SUE - Subsurface Utility Engineering

About SUE

In 2003, ASCE defined SUE as an engineering practice in CI/ASCE 38-02, Standard Guideline for the Collection and Depiction of Existing Subsurface Utility Data. The importance of this standard is that it indicated that, in addition to FHWA, a prominent national engineering organization defined SUE as an acceptable engineering practice and provided guidance for applying it on projects.

Benefits of SUE

SUE benefits both project owners and utility companies in the following ways:

  • Makes for safer projects
  • Exposes potentially hazardous utilities
  • Reduces utility-related delays
  • Prevents unnecessary utility relocations
  • Helps eliminate utility outages / service interruptions
  • Reduces costly schedule delays / shut downs
  • Avoids negative media exposure associated with damaged utilities

The Four Quality Levels of SUE

QL "D" is the most basic level of information for utility locations. It comes solely from existing utility records or verbal recollections. QL "D" provides an overall “feel” for the congestion of utilities and is useful primarily for project planning and route selection activities.
QL "C" involves surveying visible utility facilities (e.g., manholes, valve boxes, etc.) and correlating this information with existing utility records (QL "D" information). Its usefulness, therefore, is primarily on projects where utilities are not prevalent, or are not too expensive to repair or relocate.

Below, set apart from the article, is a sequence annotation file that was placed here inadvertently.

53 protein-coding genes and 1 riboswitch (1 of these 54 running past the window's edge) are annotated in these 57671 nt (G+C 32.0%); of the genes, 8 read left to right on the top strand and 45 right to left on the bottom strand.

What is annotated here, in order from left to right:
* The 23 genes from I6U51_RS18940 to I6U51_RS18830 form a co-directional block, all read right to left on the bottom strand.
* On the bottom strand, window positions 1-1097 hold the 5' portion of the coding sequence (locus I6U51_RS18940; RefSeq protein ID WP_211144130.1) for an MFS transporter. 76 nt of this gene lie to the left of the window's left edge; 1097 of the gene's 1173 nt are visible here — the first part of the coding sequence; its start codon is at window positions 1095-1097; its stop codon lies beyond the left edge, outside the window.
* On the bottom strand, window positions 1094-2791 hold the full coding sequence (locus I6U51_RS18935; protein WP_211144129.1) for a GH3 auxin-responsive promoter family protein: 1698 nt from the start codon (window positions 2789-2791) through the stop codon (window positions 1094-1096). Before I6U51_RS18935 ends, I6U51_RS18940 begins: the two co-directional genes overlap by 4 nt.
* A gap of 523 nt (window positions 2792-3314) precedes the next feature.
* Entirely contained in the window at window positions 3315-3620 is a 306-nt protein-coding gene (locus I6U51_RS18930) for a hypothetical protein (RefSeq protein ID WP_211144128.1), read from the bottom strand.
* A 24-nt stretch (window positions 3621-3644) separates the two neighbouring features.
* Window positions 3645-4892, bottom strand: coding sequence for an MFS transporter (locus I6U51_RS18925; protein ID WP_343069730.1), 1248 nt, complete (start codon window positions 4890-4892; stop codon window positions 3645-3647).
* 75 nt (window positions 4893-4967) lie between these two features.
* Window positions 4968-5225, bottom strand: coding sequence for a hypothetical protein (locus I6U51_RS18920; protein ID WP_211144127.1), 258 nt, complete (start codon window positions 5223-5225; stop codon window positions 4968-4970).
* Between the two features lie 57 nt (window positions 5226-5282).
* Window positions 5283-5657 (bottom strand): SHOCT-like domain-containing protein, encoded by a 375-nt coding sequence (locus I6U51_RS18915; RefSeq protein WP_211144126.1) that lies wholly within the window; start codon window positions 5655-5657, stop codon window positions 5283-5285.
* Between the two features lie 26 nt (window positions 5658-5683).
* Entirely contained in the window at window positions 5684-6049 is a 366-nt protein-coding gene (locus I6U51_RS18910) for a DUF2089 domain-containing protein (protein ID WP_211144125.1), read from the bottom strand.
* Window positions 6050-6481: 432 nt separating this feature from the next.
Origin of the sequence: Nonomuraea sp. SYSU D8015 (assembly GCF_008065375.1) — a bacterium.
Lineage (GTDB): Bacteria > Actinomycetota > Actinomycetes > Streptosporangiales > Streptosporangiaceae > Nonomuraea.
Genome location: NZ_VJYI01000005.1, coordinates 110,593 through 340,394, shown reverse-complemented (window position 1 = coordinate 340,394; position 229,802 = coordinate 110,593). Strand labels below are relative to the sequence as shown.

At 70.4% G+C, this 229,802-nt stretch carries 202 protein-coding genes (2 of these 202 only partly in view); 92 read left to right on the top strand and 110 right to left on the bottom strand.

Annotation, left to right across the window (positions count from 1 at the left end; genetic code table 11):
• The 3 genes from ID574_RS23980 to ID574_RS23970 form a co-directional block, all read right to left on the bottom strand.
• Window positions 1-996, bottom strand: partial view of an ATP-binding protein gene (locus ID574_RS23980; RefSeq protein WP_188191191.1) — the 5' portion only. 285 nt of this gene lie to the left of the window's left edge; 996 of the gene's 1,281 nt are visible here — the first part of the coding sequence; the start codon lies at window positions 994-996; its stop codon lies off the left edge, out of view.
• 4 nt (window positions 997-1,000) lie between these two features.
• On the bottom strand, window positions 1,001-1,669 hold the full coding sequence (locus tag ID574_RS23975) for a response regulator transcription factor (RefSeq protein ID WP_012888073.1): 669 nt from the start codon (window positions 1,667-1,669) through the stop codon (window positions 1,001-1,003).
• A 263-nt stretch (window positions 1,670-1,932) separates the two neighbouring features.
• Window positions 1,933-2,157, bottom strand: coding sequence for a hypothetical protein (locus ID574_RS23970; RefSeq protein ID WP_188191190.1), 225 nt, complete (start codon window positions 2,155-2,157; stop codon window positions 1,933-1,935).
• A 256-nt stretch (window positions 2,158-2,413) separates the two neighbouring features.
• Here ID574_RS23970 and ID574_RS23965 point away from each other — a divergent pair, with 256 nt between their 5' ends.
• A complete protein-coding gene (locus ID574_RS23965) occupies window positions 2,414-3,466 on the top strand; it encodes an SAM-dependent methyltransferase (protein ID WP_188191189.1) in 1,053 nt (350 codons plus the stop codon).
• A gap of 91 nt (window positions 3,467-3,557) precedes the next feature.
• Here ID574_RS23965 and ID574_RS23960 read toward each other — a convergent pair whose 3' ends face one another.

QL "B" involves the determinations of the existence and horizontal position of virtually all utilities within the project limits. This activity is called “designating”. Information provided by QL "B" can enable the accomplishment of preliminary engineering goals. Slight adjustments in design can produce substantial cost savings by eliminating utility relocations.
QL "A" also known as “locating”, is the highest level of accuracy presently available and involves the full use of the subsurface utility engineering services. It provides information for the precise plan and profile mapping of underground utilities through the nondestructive exposure of underground utilities, and also provides the type, size, condition, material and other characteristics of underground features.